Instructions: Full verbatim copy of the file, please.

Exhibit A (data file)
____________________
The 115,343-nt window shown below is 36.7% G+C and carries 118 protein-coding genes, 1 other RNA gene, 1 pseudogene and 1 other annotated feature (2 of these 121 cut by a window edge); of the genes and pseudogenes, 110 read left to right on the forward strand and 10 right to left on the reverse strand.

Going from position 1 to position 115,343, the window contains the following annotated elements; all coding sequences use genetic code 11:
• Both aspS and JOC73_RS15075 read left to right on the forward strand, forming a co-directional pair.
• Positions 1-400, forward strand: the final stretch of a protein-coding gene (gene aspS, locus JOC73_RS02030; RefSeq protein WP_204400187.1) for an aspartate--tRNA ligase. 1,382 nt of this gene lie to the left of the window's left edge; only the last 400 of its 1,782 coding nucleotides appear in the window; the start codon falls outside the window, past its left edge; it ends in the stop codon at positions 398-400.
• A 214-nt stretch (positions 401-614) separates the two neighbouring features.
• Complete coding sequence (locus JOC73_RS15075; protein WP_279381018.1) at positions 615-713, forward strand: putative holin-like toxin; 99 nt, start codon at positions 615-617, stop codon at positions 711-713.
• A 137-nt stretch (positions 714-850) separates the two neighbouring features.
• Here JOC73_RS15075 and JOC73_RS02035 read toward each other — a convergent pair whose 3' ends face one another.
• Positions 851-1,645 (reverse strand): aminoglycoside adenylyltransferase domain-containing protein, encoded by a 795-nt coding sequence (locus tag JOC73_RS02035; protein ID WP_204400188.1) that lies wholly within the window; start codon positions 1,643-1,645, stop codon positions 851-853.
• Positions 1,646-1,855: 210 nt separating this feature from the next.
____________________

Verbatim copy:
The 115,343-nt window shown below is 36.7% G+C and carries 118 protein-coding genes, 1 other RNA gene, 1 pseudogene and 1 other annotated feature (2 of these 121 cut by a window edge); of the genes and pseudogenes, 110 read left to right on the forward strand and 10 right to left on the reverse strand.

Going from position 1 to position 115,343, the window contains the following annotated elements; all coding sequences use genetic code 11:
• Both aspS and JOC73_RS15075 read left to right on the forward strand, forming a co-directional pair.
• Positions 1-400, forward strand: the final stretch of a protein-coding gene (gene aspS, locus JOC73_RS02030; RefSeq protein WP_204400187.1) for an aspartate--tRNA ligase. 1,382 nt of this gene lie to the left of the window's left edge; only the last 400 of its 1,782 coding nucleotides appear in the window; the start codon falls outside the window, past its left edge; it ends in the stop codon at positions 398-400.
• A 214-nt stretch (positions 401-614) separates the two neighbouring features.
• Complete coding sequence (locus JOC73_RS15075; protein WP_279381018.1) at positions 615-713, forward strand: putative holin-like toxin; 99 nt, start codon at positions 615-617, stop codon at positions 711-713.
• A 137-nt stretch (positions 714-850) separates the two neighbouring features.
• Here JOC73_RS15075 and JOC73_RS02035 read toward each other — a convergent pair whose 3' ends face one another.
• Positions 851-1,645 (reverse strand): aminoglycoside adenylyltransferase domain-containing protein, encoded by a 795-nt coding sequence (locus tag JOC73_RS02035; protein ID WP_204400188.1) that lies wholly within the window; start codon positions 1,643-1,645, stop codon positions 851-853.
• Positions 1,646-1,855: 210 nt separating this feature from the next.